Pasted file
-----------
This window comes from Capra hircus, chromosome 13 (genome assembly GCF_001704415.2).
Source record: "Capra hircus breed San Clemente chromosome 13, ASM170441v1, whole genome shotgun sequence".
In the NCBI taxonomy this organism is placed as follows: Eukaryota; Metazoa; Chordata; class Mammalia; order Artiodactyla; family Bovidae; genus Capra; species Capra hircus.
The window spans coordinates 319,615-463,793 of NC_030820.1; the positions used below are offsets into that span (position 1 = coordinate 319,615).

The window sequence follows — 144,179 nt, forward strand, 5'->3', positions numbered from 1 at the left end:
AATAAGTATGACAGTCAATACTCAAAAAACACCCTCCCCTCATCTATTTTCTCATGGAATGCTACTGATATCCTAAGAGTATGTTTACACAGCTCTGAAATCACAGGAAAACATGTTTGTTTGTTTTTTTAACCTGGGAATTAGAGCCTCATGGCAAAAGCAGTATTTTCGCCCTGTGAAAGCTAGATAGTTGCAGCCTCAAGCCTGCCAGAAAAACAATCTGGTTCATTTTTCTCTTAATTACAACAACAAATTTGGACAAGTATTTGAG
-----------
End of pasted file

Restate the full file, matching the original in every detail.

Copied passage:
This window comes from Capra hircus, chromosome 13 (genome assembly GCF_001704415.2).
Source record: "Capra hircus breed San Clemente chromosome 13, ASM170441v1, whole genome shotgun sequence".
In the NCBI taxonomy this organism is placed as follows: Eukaryota; Metazoa; Chordata; class Mammalia; order Artiodactyla; family Bovidae; genus Capra; species Capra hircus.
The window spans coordinates 319,615-463,793 of NC_030820.1; the positions used below are offsets into that span (position 1 = coordinate 319,615).

The window sequence follows — 144,179 nt, forward strand, 5'->3', positions numbered from 1 at the left end:
AATAAGTATGACAGTCAATACTCAAAAAACACCCTCCCCTCATCTATTTTCTCATGGAATGCTACTGATATCCTAAGAGTATGTTTACACAGCTCTGAAATCACAGGAAAACATGTTTGTTTGTTTTTTTAACCTGGGAATTAGAGCCTCATGGCAAAAGCAGTATTTTCGCCCTGTGAAAGCTAGATAGTTGCAGCCTCAAGCCTGCCAGAAAAACAATCTGGTTCATTTTTCTCTTAATTACAACAACAAATTTGGACAAGTATTTGAG